“For me, music is always conceptual, it’s always an expression of the abstract,” says Maara. The Montréal-based artist — full name Maara-Louisa Dunbar — pricked ears with her impressive ‘Ultimate Reward’ EP, which came out in January via Naff Recordings. Opening with an undeniably intoxicating title track, she melts a pensive intro into bumping, breaky rhythms, veiled with her own vocal tones that she cleverly uses as a synth. “Trippy, weird and chaotic is the goal when I make music, but hopefully not too chaotic! I like to walk a fine line there,” she adds.
Maara’s music not only speaks of someone who understands a dancefloor, but who has real production expertise. Though her first love wasn’t necessarily ‘dance music’, it was hip-hop. She used to be known as Massie Dome, a hip-hop alias she worked under for over five years. “I always felt like hip-hop was my lane, despite having friends who were DJs and going to raves every weekend, I was like ‘No, I’m sticking to this’.”
It was through hip-hop that Maara became familiar with big, bold production. “From a young age I loved Nelly, 50 Cent and Eminem,” she recalls, also touching on her early forays with production and performance software. “When I was around eight or nine, I’d be on GarageBand making vocal songs and putting together loops. I’d make mashups of B.I.G. with jazz instrumentals on Virtual DJ, I thought it was sick!”
Just listening to memories of those formative years, it’s easy to identify Maara’s preference for making music in an electronic format. It was actually her older sister who first put her onto dance music. “When I got to being a tween, 12-13 years old, my older sister was really into house music and EDM,” she continues. “I would steal her music and whatnot. By the age of 15 I was writing lyrics, making hip-hop and putting EDM dance mixes on SoundCloud.”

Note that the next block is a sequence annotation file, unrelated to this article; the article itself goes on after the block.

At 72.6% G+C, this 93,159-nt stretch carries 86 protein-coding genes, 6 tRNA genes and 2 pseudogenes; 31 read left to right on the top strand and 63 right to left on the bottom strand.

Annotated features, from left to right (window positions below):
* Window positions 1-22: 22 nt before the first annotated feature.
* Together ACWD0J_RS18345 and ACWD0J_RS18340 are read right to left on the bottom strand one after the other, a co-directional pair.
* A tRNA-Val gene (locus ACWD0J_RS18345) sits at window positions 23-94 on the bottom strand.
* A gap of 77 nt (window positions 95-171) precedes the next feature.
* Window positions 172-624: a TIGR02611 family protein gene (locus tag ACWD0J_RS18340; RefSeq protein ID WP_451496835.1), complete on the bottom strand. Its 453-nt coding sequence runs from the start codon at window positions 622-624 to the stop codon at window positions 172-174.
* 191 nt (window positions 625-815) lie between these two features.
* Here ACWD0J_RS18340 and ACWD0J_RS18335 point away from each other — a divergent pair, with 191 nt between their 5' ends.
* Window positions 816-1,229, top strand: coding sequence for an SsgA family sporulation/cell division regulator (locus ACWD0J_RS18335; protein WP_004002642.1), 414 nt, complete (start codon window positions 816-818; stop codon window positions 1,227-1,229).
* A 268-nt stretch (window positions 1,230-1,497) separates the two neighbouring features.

Music formed a much needed constant for Maara, who moved around a lot as a kid. “Music was a hobby that I could fully immerse myself in and have as my own,” she reveals. This sense of immersion is still a large part of her process. “That’s always been the way I am,” she says. “I’ve always wanted to just do my thing and focus on it.” Aged 18, Maara moved back to Montréal, her birthplace, for university. It was here that her commitment to music grew even stronger. “By the time I got to university, I felt like I’d already partied a lot, I wasn’t interested in it. I just wanted to invest myself in making music.”
Maara became entrenched in the Montréal scene, eventually making the switch from hip-hop to dance music production just prior to the pandemic. “The prevalence of electronic music in Montréal was really influential in terms of my directionality. We’re all friends with each other here, it’s a pretty friendly environment,” she says, nodding to her close friendship with local DJ Lis Dalton as being particularly integral for her.
It’s through this close-knit scene that Maara now begins her rise; she’s already dropped her second EP ‘Potion Activated’ via Vancouver label, ISLA, and she’s got remix requests flying in left, right and centre — but she doesn’t seem phased. “I’ve always had strong inclinations about what I like. I’m not a perfectionist, I just try to make a lot of music. For me, it’s a statistics game. There’s a higher probability that you’ll make something you like, if you make more songs.”